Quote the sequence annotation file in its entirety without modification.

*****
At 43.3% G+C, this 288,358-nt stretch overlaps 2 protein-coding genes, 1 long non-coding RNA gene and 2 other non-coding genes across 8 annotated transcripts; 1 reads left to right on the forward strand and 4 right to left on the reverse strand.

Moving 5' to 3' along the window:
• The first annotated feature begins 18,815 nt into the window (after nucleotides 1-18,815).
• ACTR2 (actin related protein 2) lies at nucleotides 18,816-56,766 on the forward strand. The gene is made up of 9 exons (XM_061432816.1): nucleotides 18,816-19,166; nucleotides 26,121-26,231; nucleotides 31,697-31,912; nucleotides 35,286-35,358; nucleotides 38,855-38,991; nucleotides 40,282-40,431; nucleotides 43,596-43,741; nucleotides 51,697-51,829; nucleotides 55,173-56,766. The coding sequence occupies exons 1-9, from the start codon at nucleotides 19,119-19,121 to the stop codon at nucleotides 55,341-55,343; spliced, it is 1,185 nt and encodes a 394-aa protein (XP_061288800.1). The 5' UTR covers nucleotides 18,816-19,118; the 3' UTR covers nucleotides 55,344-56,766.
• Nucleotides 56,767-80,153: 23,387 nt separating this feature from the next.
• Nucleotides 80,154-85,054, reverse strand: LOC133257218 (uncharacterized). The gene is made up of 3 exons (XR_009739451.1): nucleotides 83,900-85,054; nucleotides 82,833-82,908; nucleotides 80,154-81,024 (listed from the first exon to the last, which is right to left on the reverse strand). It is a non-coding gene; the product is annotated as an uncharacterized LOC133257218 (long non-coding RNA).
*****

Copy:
At 43.3% G+C, this 288,358-nt stretch overlaps 2 protein-coding genes, 1 long non-coding RNA gene and 2 other non-coding genes across 8 annotated transcripts; 1 reads left to right on the forward strand and 4 right to left on the reverse strand.

Moving 5' to 3' along the window:
• The first annotated feature begins 18,815 nt into the window (after nucleotides 1-18,815).
• ACTR2 (actin related protein 2) lies at nucleotides 18,816-56,766 on the forward strand. The gene is made up of 9 exons (XM_061432816.1): nucleotides 18,816-19,166; nucleotides 26,121-26,231; nucleotides 31,697-31,912; nucleotides 35,286-35,358; nucleotides 38,855-38,991; nucleotides 40,282-40,431; nucleotides 43,596-43,741; nucleotides 51,697-51,829; nucleotides 55,173-56,766. The coding sequence occupies exons 1-9, from the start codon at nucleotides 19,119-19,121 to the stop codon at nucleotides 55,341-55,343; spliced, it is 1,185 nt and encodes a 394-aa protein (XP_061288800.1). The 5' UTR covers nucleotides 18,816-19,118; the 3' UTR covers nucleotides 55,344-56,766.
• Nucleotides 56,767-80,153: 23,387 nt separating this feature from the next.
• Nucleotides 80,154-85,054, reverse strand: LOC133257218 (uncharacterized). The gene is made up of 3 exons (XR_009739451.1): nucleotides 83,900-85,054; nucleotides 82,833-82,908; nucleotides 80,154-81,024 (listed from the first exon to the last, which is right to left on the reverse strand). It is a non-coding gene; the product is annotated as an uncharacterized LOC133257218 (long non-coding RNA).